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Faculty Publications

Finance Faculty Research Profiles

The Department of Finance faculty are continually engaged in innovative research and are dynamic participants in the academic community. Check back for updated spotlights on our faculty to learn more about their research. 

Professor Tom Berry

  • Associate Professor
  • Department of Finance
  • Phone: (312) 362-8360
  • Email:

What are your main areas of interest?

I’ve always been interested in how information impacts decisions. Information is the lifeblood of decisions so it intersects all areas of finance but my main interest is the "human" reaction to information, which most people call behavioral finance.​​​​​

What research are you currently working on?

I​ am currently working on a project about the relationship between innovation and ownership structure.  

How do you integrate your research into the classroom?

It isn’t so much integrating specific research into the classroom but trying to teach a research, or scientific, way of thinking to students. They need to see that it is data not anecdotes that should drive decisions.​

What are one or two key papers that you've written?

Informed local trading prior to earnings announcements (Journal of Financial Markets)
Do individual investors have better information about local stocks? Our results demonstrate that they do. Large trading imbalances by investors living close to a firm's headquarters predict the stock's earnings announcement return. Stocks with the most net buying by local investors average significantly higher market-adjusted announcement returns than stocks with the most net selling by local investors. This return difference is pronounced for small- and medium-sized firms, but absent among large firms, which have significant analyst coverage. Local investors' information advantage comes at the expense of nonlocal traders.

Public Information Arrival (Journal of Finance)
We develop a measure of public information flow to financial markets and use it to document the patterns of information arrival, with an emphasis on the intraday flows. The measure is the number of news releases by Reuter's News Service per unit of time. We find that public information arrival is nonconstant, displaying seasonalities and distinct intraday patterns. Next we relate our measure of public information to aggregate measures of intraday market activity. Our results suggest a positive, moderate relationship between public information and trading volume, but an insignificant relationship with price volatility.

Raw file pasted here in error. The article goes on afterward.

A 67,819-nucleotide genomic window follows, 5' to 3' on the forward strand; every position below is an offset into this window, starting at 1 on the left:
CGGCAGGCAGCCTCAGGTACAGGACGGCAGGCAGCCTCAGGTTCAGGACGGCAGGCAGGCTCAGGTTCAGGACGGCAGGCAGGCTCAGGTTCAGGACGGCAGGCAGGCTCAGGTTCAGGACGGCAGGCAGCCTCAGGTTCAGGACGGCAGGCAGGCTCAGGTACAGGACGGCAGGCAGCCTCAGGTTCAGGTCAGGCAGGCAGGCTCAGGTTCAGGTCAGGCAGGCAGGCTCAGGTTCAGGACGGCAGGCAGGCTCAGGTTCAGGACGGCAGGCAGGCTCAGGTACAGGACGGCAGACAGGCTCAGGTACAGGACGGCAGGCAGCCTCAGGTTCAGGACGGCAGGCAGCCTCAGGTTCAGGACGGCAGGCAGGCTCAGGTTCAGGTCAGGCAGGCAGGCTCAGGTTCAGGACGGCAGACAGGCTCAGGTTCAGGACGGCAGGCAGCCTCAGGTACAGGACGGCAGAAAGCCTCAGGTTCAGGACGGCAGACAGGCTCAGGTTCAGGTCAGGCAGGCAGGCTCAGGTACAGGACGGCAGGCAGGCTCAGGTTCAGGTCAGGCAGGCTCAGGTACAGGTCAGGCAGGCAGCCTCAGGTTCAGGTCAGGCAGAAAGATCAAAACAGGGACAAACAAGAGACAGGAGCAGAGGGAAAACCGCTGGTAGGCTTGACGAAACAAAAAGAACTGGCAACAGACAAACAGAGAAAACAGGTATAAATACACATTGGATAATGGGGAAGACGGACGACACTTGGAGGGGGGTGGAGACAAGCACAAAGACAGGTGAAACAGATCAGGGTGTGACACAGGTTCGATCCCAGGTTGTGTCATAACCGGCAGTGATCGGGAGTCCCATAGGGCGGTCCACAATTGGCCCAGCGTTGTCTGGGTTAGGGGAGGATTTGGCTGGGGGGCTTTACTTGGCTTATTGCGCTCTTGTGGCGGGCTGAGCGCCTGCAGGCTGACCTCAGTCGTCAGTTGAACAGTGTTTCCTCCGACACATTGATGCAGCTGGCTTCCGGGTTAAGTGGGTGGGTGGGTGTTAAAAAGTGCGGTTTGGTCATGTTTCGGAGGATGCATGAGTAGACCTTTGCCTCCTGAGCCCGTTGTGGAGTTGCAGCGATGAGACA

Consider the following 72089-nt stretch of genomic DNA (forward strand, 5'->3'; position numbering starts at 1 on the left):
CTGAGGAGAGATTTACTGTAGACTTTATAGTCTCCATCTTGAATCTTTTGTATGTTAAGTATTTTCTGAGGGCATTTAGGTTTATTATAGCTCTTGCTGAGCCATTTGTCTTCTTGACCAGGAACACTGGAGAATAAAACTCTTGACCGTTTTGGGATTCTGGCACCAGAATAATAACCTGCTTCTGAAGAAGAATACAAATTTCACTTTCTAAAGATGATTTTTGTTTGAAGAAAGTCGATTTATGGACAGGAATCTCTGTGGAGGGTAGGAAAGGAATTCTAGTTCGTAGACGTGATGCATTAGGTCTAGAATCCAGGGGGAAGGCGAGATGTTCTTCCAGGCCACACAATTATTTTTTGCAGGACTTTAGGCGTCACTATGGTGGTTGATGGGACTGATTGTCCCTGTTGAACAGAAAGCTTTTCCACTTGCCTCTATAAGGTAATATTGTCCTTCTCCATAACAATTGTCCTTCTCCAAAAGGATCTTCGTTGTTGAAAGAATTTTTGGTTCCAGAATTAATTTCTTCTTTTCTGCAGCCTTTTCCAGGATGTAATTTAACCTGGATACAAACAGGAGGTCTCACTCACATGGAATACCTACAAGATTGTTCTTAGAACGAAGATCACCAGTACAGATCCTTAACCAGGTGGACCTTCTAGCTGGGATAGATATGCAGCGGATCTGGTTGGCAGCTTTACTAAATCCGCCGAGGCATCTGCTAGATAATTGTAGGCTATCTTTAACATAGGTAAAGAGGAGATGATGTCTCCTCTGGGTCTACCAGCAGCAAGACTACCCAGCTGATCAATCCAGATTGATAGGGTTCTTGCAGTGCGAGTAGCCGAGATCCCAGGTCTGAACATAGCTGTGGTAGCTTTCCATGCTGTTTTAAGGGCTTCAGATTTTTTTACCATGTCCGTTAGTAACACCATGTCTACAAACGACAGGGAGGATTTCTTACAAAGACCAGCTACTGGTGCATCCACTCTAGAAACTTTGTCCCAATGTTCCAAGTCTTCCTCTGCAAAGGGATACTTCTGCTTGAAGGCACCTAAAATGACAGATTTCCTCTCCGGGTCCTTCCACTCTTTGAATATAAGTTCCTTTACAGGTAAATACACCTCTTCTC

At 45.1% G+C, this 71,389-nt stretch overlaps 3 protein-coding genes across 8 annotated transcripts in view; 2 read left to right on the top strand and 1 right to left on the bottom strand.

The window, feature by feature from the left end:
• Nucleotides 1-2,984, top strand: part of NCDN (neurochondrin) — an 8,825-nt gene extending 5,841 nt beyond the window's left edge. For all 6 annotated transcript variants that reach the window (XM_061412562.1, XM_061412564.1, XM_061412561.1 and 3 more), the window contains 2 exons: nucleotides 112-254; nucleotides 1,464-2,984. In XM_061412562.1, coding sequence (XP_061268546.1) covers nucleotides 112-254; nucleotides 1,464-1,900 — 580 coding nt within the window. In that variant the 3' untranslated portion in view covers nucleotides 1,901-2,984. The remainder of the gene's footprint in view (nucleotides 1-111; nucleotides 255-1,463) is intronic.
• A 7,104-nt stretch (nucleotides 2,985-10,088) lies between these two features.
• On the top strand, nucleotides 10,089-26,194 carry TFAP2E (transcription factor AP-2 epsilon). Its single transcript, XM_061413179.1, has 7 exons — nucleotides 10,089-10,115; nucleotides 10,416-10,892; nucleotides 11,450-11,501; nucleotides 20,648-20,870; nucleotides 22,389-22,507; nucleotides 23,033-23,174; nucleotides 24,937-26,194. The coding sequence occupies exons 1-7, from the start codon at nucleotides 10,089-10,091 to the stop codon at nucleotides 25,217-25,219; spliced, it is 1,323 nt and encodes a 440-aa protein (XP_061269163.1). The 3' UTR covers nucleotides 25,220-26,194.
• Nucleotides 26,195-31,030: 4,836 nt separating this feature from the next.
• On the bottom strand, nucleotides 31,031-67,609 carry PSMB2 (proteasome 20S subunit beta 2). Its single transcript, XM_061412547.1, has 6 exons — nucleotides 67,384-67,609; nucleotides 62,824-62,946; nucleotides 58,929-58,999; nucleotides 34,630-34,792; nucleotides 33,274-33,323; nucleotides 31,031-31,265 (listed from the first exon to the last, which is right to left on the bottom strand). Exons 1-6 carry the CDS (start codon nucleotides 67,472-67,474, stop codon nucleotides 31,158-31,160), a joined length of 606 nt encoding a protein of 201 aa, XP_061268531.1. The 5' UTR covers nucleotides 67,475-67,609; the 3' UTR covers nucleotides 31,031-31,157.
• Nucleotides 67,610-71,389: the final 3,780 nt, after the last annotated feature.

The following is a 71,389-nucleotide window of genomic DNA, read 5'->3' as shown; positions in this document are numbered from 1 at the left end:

Professor Lamont Black

What are your main areas of interest?

My primary research interest is in banking. My research focuses on bank risk, bank regulation and small business lending.​​​

What research are you working on right now?

I am working on a securitization paper focused on th​e commercial real estate market. We compare loans held by banks with those funded by commercial mortgage-backed securities (CMBS).

I am also working on a small business lending paper called “craft lending.” We show that small banks focus on mid-sized loans when faced with greater competition from large banks.​

How do you integrate your research into the classroom?

I teach money and banking, so there are a number of connections to my research. I like to explain how some of the banking theories relate to recent changes in the U.S. banking sector. ​​​​

What are one or two key papers that you've written?

Bank loan supply responses to Federal Reserve emergency liquidity facilities (Journal of Money, Credit, and Banking)